But by the end of the eighteenth century the monastery was an abandoned ruin.

All that remains is a nineteenth-century church and a two-storey building erected in the eighteenth century, along with the ruins and architectural fragments of earlier structures scattered about the former enclosure of the monastery. Inside the entrance to the enclosure there are a number of ancient architectural fragments that include four beautifully carved Byzantine capitals.

Within the monastery precinct are four large vaulted underground cisterns which still collect rainwater even today

The view from the hilltop is superb, with all of the other islands of the archipelago in view as well as the Asian shore of the mainland opposite. Greeks and others still come to the church to mark the panigiri of the Transfiguration on August 6, which in times past would have been celebrated with music and dancing on the hilltop.

The Greek cemetery is just above the site of the monastery. The little church in the cemetery is dedicated to Hagios Profitis Ilias, the Prophet Elijah, whose chapels are always on hilltops.

Read more: Burgazada - Beyond the Center

Burgazada - Center

The İskele

burgazadaThe iskele for the sea bus is a short distance to the north of the regular ferry landing on the northeast coast of the island. There are several cafes and restaurants on the seafront around the ferry landings. Faytons wait for hire beside the park between the two piers.






Motorboats can be hired near the iskeles to take the visitor to pebble beaches on the south and west shores of the island. The Adalar Su Sporları (water sports) club, with an Olympic-size swimming pool, is on Molozburnu, the promontory just to the south of the ferry landing.

The Greek Orthodox Church of Hagios Ioannis Prodromos

The Greek Orthodox Church of Hagios Ioannis ProdromosThe Greek Orthodox church of Hagios Ioannis Prodromos, St. John the Baptist, is the most prominent monument in the village, its dome, raised on a high drum, dominating the view as seen from the ferry as one approaches the iskele. The church is a short way from the seafront on the first street to the south of the ferry landing.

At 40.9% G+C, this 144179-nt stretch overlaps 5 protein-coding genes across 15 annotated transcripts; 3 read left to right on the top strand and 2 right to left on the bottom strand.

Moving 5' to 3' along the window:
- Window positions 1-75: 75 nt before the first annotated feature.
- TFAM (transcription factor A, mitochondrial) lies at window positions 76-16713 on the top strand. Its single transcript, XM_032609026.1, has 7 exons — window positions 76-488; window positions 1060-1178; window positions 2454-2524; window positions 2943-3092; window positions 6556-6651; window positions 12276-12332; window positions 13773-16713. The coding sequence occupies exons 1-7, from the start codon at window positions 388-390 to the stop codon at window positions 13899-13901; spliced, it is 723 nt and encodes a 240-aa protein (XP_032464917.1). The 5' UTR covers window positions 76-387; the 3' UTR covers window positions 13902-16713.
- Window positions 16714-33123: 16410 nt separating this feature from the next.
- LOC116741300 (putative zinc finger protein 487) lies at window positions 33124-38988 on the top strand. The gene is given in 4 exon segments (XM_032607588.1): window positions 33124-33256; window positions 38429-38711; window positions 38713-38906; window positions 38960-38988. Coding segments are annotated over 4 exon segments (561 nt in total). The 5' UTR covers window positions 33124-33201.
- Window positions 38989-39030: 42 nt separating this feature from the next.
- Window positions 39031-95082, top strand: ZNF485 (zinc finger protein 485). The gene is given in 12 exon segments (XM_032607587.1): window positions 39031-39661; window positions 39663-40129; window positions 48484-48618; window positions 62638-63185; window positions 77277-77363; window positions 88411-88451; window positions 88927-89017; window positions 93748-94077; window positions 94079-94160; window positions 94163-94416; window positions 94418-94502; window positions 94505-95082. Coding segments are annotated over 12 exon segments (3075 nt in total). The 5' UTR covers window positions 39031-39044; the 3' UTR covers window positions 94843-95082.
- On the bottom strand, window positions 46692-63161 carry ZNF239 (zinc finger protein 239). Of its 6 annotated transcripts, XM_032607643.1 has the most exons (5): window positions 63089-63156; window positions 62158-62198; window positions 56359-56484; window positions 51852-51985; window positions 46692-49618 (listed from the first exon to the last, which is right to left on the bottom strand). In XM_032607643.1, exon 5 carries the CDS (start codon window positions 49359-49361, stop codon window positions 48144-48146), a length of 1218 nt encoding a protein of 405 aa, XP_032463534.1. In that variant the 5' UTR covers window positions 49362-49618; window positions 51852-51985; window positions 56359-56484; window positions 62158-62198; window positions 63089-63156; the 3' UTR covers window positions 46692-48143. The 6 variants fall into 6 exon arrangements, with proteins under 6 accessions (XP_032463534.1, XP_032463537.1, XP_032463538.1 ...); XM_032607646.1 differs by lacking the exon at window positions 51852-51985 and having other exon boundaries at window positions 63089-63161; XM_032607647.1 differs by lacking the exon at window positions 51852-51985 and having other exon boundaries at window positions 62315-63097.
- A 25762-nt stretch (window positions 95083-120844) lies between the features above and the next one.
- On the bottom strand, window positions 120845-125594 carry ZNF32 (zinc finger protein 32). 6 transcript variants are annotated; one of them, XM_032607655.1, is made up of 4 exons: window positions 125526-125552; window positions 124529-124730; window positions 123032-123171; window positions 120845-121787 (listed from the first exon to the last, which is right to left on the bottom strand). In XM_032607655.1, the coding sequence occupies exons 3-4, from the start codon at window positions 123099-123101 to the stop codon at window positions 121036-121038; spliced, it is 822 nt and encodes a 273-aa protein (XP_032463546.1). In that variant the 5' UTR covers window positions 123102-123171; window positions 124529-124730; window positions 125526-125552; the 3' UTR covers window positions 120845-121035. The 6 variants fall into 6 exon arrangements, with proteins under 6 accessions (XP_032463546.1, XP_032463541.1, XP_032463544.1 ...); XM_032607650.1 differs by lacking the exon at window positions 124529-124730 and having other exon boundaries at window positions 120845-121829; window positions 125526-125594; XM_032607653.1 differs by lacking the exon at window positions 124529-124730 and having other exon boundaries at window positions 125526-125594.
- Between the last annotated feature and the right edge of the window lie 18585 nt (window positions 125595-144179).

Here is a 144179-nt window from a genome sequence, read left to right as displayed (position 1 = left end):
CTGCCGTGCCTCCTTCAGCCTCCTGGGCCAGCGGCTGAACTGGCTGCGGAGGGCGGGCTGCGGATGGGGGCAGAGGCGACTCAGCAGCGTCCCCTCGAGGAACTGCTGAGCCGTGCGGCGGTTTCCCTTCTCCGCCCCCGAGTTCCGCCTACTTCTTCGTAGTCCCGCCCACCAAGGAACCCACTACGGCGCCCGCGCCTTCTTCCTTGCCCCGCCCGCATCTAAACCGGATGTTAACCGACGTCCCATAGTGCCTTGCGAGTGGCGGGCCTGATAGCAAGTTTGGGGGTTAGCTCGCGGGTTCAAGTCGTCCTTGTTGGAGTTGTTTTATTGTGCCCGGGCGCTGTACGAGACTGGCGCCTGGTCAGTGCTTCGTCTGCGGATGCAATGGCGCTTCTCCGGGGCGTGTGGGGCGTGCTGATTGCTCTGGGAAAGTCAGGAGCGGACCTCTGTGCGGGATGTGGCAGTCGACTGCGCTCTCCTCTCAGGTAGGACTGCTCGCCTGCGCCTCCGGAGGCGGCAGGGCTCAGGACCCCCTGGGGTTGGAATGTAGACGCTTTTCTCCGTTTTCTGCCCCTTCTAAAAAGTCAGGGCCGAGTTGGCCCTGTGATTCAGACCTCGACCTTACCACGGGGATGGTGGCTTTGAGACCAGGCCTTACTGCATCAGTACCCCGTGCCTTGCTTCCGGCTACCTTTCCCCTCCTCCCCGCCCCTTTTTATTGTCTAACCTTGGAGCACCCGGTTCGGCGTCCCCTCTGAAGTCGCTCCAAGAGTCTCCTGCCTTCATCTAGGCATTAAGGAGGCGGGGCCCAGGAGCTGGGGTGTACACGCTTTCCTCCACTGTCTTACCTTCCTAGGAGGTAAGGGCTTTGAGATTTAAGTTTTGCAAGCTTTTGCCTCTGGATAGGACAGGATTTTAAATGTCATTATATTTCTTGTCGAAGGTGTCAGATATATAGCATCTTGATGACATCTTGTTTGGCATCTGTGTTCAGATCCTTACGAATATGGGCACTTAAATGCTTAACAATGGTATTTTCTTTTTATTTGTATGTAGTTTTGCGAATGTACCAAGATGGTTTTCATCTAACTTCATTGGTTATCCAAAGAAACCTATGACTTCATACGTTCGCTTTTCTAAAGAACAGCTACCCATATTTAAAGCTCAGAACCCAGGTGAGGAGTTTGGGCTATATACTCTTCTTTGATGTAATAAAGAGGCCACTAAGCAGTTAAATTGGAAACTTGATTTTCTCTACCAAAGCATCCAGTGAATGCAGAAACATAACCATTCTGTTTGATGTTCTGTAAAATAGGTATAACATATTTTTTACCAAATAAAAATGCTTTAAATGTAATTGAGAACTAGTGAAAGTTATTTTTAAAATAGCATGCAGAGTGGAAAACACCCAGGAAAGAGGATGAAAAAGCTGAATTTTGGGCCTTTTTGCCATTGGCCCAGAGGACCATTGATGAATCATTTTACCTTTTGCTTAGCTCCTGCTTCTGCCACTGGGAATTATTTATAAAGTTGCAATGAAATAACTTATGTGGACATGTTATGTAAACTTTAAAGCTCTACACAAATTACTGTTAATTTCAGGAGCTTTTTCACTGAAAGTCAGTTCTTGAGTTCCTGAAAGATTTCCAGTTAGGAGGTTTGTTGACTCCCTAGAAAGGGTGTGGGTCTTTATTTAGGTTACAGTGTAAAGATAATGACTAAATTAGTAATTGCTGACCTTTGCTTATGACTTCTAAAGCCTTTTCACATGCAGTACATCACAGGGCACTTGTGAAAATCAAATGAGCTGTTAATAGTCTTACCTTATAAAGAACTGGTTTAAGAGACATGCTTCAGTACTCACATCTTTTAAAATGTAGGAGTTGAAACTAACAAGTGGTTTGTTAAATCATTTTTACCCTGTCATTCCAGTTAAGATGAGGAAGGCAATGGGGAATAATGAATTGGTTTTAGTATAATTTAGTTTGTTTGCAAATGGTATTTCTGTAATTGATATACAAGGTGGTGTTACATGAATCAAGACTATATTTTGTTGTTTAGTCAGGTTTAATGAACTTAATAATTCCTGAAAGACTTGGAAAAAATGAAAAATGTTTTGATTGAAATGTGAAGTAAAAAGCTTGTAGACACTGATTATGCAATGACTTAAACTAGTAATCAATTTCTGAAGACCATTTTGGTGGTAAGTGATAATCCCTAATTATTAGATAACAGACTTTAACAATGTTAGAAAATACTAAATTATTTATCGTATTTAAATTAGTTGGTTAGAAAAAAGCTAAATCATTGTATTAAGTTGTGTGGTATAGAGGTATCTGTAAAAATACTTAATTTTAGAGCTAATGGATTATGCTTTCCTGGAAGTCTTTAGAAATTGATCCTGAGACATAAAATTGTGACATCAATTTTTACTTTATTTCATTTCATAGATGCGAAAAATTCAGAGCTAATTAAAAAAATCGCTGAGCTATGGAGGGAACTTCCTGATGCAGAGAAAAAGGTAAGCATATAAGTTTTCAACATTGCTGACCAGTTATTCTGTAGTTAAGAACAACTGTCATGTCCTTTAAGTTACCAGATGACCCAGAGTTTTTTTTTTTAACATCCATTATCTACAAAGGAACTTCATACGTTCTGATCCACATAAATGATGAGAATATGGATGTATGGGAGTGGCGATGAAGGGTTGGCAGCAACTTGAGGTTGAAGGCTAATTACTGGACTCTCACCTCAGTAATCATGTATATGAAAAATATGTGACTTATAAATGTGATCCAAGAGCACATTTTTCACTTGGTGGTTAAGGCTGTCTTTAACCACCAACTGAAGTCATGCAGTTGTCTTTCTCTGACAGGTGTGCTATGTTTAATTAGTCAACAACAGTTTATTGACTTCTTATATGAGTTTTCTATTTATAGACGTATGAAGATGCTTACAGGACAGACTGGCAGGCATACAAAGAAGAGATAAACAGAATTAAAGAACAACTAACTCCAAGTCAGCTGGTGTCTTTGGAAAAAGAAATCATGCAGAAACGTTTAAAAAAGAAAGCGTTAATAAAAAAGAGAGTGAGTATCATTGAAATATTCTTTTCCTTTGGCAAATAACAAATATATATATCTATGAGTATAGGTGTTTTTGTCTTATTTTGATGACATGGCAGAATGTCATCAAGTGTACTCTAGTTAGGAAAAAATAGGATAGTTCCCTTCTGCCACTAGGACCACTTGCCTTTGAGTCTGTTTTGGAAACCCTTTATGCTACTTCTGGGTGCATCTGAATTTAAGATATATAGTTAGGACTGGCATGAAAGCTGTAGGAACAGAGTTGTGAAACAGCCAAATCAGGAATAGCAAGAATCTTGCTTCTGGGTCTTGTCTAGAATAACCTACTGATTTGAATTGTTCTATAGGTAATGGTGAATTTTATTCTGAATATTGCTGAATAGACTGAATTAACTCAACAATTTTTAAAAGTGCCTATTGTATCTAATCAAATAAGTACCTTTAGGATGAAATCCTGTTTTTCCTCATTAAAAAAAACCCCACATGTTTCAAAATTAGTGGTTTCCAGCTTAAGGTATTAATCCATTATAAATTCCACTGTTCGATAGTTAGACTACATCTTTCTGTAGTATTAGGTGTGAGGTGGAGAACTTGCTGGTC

The present church, built in 1899, is believed to stand on the site of the katholikon of the Byzantine monastery of St. John. The original katholikon was probably built in the eleventh century, and parts of its structure are thought to be incorporated in the present church, which seems to retain the plan of the earlier structure. The evidence for this conclusion is presented by George Mastoropoulos in his Patriarchal Monasteries of the Princes’ Islands.

On the left side of the narthex, or vestibule, a stairway leads down to a small subterranean crypt with a vaulted ceiling. The crypt is dedicated to St. Methodios, for this is believed to be the dungeon in which he was imprisoned by Michael II, and where he remained for seven years before being released by the emperor Theophilos. Grosvenor describes the ordeal that Methodius endured before going to his final rest:

At Antigone, Theodora erected the Church of St. John the Baptist over the cave where the Confessor had been so long confined. In the renovated modern wooden [actually stone and brick] church, still the chief sanctuary of the islanders, little remains of the early edifice. Nevertheless the apse, or eastern portion, is part of the original structure.

Read more: Burgazada - Center

You are here: Home What To See?